Here’s How To Drink Your Own Alcohol On A Flight Without Getting In Trouble

by 11 months ago
whiskey plane drink tray

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Back when I was in college, I was getting ready to head down to Florida for spring break when I realized there was no way I was going to be able to pay for all of the drinks I would need to buy on the flight in order to catch the buzz I’d be responsible for maintaining over the course of the following week. Faced with this terrifying prospect, I headed to the liquor store to raid the container of $1 nips next to the register and ultimately filled my quart-sized bag of liquids to the brim with SoCo Lime and off-brand gin.

I came the closest I’ll ever come to knowing what it feels like to try and get drugs through airport security when I passed my carry-on through the X-ray machine, but the TSA agents lived up to their famously apathetic reputation and I boarded the plane with my valuable bounty in tow. I think the flight attendants figured something was up when I asked for three cans of tonic water and nothing else over the course of the trip but I managed to hit the perfect level of drunk and exit the plane without any problems.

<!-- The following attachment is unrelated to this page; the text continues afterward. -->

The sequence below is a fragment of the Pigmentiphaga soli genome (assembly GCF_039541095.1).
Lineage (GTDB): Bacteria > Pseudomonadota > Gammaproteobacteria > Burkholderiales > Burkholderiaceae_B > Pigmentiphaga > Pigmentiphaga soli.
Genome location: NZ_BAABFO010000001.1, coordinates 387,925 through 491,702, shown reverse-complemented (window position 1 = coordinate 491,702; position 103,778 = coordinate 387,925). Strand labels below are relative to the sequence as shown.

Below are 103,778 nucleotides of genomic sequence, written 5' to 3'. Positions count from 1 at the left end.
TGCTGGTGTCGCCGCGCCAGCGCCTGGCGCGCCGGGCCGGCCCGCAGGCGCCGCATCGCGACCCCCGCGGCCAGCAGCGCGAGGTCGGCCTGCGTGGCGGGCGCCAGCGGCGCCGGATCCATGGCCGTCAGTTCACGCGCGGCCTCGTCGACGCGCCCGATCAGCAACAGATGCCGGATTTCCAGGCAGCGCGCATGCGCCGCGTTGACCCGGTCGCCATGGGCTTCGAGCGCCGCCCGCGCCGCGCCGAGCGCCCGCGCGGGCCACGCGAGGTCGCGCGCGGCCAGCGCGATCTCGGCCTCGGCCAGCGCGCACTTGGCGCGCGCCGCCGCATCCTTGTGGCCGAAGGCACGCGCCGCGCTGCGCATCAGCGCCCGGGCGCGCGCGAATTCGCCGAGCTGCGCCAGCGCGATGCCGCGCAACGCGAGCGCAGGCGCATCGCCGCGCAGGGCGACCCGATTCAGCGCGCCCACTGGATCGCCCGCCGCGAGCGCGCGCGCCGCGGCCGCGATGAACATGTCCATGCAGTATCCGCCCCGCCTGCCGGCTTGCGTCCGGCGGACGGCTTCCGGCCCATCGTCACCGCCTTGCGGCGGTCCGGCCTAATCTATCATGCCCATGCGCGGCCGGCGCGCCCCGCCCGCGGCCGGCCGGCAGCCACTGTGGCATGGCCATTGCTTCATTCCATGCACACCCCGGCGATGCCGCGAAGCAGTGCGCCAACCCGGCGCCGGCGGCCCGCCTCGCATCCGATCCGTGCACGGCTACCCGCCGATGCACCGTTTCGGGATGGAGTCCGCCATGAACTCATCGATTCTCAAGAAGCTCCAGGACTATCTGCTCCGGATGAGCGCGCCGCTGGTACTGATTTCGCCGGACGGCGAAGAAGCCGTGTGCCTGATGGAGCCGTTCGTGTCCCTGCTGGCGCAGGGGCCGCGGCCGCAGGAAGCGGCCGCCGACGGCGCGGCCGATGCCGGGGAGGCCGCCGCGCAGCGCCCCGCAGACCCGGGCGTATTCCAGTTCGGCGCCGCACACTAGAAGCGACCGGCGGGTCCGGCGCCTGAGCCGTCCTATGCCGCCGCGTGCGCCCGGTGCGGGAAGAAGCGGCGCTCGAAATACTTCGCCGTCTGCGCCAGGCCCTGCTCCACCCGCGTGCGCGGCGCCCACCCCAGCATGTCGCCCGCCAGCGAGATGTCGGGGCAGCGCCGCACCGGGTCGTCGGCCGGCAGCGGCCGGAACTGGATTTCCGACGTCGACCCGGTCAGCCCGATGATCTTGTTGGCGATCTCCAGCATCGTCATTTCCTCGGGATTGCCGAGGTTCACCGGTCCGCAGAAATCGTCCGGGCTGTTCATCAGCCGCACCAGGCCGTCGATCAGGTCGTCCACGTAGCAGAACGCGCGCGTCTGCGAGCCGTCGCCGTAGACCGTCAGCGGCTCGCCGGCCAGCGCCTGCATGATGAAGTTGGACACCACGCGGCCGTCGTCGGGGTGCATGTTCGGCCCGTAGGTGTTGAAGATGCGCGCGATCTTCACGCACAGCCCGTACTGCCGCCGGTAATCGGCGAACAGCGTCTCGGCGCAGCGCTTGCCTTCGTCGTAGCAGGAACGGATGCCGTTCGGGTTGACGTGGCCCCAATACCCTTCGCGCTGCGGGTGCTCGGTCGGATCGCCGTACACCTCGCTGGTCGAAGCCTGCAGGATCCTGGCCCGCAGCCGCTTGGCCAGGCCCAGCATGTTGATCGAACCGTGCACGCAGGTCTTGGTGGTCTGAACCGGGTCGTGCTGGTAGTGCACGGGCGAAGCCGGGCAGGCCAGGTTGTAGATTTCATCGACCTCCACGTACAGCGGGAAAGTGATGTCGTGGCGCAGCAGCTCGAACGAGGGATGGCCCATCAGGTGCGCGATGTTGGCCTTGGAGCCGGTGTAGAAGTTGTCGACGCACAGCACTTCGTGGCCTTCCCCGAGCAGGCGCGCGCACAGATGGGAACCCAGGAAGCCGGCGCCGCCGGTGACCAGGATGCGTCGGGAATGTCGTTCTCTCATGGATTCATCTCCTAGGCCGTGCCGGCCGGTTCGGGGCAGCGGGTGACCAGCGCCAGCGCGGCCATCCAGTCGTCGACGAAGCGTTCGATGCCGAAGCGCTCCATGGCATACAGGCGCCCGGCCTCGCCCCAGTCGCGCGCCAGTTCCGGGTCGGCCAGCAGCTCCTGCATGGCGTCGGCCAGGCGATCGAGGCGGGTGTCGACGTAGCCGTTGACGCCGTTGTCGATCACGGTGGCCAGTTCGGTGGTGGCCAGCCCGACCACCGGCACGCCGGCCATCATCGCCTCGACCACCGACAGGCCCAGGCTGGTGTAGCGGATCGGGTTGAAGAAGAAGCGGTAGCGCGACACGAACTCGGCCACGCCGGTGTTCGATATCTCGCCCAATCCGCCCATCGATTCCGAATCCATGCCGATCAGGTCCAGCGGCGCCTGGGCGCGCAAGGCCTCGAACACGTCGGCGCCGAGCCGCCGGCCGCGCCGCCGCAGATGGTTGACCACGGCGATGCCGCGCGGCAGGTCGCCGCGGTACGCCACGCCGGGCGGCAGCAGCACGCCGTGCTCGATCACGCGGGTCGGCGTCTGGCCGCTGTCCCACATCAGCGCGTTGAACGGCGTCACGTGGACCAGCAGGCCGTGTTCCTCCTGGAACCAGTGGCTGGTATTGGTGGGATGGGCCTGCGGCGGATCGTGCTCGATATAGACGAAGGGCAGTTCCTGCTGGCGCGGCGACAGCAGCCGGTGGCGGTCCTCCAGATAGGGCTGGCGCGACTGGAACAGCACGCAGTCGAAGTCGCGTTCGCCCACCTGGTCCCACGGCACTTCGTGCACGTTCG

After doing a little bit of research, I realized there was one small problem with my travel hack: it was a violation of federal law. It’s apparently illegal to serve yourself booze during a flight, but according to travel expert Gilbert Ott, you can get around this pesky rule by asking the flight attendants to serve you whatever alcohol you brought along.

There’s no guarantee the crew will honor your request (especially if you hand them eight tiny bottles of liquor when you board), and if you decide to eschew the hard stuff in favor of a bottle of wine, you’ll have to finish the entire thing before landing (which could be viewed as a negative or a positive) or else the remainder will be thrown away.

You can still skirt the law by pissing off your neighbors by heading to the bathroom too many times over the course of your trip, but if you wanted to avoid attracting the attention of an air marshall who’s looking for something to do while waiting for a terror attack that will probably never come, this strategy is probably your best bet.

[Business Insider]


TAGSAlcoholDrinkingFlyingTravel

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